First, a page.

PRINCETON: University to now allow campus police to have weapons


Princeton University was among the universities across the country that received anti-Semitic fliers on its Internet accessible printers.

By Philip Sean Curran, Staff Writer
Princeton University announced this week that it was reversing a long-standing policy against allowing campus police to have weapons, a move the school said was unrelated to recent college shootings around the country.
Starting in the “months ahead,” sworn officers in the school’s Department of Public Safety would have access to rifles with real ammunition in two limited circumstances, the school said. The situation either would have to involve an active shooter or someone brandishing a gun, university vice president and secretary Robert K. Durkee said Wednesday.
The Mercer County Prosecutor’s Office said Wednesday that it had qualified the officers for firearms training, a process that took place over the summer at the prosecutor’s office gun range. Per an Attorney General’s guideline, the Princeton officers will have to go through that qualification two times a year — a requirement that applies to all police and sworn law enforcement around the state.
The public safety department is made up of 97 members, of which 32 are sworn police officers.
Those sworn officers will not carry the weapons on their persons but have access to them in their cars, the Prosecutor’s Office said. In doing so, it keeps in place some vestiges of the long-standing policy the school observed about not allowing officers to have firearms at all.
In the past, sworn officers have sought the ability to carry guns, a request that the school resisted. Mr. Durkee said the feeling has been the school enjoyed good working relationships with the then-two municipal police departments, now consolidated force, to respond in case of a shooting incident.
“The Princeton FOP Lodge #75 is pleased that University police officers will have access to rifles for response to situations involving an active shooter or someone brandishing a firearm,” said Martin Krzywicki, president of the officers’ union. “We support the University’s decision and would like to thank the University’s administration for their dedication to the safety of our community.”
Princeton became the seventh of the eight Ivy League schools to provide its security force with weapons. Columbia University is the lone holdout.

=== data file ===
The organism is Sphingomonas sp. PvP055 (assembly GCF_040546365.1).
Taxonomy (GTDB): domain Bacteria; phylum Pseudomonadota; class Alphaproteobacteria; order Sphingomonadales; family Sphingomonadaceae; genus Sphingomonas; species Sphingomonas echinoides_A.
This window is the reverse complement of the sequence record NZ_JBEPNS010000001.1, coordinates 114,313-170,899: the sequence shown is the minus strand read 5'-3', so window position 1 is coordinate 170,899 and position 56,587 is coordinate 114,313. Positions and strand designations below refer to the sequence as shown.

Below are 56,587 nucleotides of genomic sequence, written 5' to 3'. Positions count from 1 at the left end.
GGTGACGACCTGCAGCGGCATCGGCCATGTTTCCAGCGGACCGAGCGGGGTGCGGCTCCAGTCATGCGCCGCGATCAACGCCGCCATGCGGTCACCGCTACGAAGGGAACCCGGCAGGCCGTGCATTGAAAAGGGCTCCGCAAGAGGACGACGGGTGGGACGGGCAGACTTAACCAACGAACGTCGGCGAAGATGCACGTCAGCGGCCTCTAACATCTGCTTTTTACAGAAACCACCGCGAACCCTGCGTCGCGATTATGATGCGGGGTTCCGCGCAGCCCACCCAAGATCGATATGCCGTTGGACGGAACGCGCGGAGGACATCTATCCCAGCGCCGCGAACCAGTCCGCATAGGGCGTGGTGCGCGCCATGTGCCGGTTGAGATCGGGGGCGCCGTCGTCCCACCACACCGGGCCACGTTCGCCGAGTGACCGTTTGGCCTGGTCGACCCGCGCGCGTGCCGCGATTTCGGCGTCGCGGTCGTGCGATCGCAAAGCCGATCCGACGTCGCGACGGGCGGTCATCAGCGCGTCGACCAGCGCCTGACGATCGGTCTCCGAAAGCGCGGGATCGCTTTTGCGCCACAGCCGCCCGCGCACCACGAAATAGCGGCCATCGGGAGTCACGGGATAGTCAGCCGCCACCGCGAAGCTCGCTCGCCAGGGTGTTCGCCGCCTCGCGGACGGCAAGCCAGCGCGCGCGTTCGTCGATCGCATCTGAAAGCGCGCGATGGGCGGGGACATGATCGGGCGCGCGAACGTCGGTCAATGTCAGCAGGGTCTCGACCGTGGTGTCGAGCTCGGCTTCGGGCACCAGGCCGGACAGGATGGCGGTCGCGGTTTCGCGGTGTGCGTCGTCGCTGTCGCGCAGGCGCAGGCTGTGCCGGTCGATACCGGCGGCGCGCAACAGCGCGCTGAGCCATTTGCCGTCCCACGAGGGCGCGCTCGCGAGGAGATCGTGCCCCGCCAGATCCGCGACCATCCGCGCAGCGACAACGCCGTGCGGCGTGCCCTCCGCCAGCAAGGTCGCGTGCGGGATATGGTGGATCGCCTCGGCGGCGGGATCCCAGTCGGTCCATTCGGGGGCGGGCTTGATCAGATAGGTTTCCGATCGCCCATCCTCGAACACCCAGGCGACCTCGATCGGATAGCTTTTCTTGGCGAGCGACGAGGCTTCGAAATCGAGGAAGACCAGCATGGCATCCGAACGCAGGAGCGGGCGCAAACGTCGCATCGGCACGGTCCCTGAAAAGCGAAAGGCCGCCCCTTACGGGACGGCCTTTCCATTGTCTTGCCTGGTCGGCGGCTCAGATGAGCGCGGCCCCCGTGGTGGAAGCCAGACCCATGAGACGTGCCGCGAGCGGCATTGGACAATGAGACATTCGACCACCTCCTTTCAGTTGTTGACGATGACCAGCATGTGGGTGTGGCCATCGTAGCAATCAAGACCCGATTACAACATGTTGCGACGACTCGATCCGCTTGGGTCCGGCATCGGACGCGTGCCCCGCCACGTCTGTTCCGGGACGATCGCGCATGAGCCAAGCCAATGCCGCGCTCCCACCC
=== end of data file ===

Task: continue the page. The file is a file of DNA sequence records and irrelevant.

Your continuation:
In the region, the College of New Jersey has an armed police department, while Rider University does not.
“The Rider University Public Safety Department does not have police powers and therefore, is unarmed,” Rider spokeswoman Kristine Brown said Wednesday. “We rely on our local police departments in Lawrenceville and Princeton to assist us when law enforcement services are needed.”
The decision to move Princeton in this direction originated with a recommendation by Paul Ominsky, director of its department of public safety, based on changes in best practices for dealing with gun-related emergencies. In the past, that best practice called for forming a perimeter around the gunman and then having someone confront the individual.
Now, the recommended protocol is to have the first responder on the scene confront the person right away, Mr. Durkee said.
Acting-Mercer County Prosecutor Angelo J. Onofri said Wednesday that the response time is critical in such situations. National statistics show that in past shooting incidents, someone gets shot on average at the rate of one per minute, he said.
This comes amid the backdrop of recent campus shootings in Oregon and Texas, and in the wake of the massacre at Virginia Tech and other mass shootings at schools around the country.
But Mr. Durkee said the recent campus shootings were unrelated to his school’s decision, one that has been under consideration for months.
“You can have all the best safety measures in place,” Mr. Durkee said, “and it doesn’t stop someone from showing up on your campus with a firearm.”
“I think that it’s a sad state of affairs that the university feels they need to take this step,” said Mayor Liz Lempert, who is married to a tenured university professor. She called it another reason why we need “stronger gun control laws.”
She said Police Chief Nicholas K. Sutter supported the school’s decision. He did not respond to messages seeking comment on Wednesday.
Mr. Ominsky said in an email Wednesday that officers would respond to incidents that occur within the jurisdiction of his department.
“This will apply only within Department of Public Safety jurisdiction,” he said. “There might be times when the Department of Public Safety would provide assistance to Princeton Police Department upon request.”
Mayor Lempert said she had asked Chief Sutter to contact the university about having the school make a presentation before the Princeton Council and answer questions about the policy change and how the community might be impacted.
It was not immediately known the last time, if ever, the school had a shooting on campus.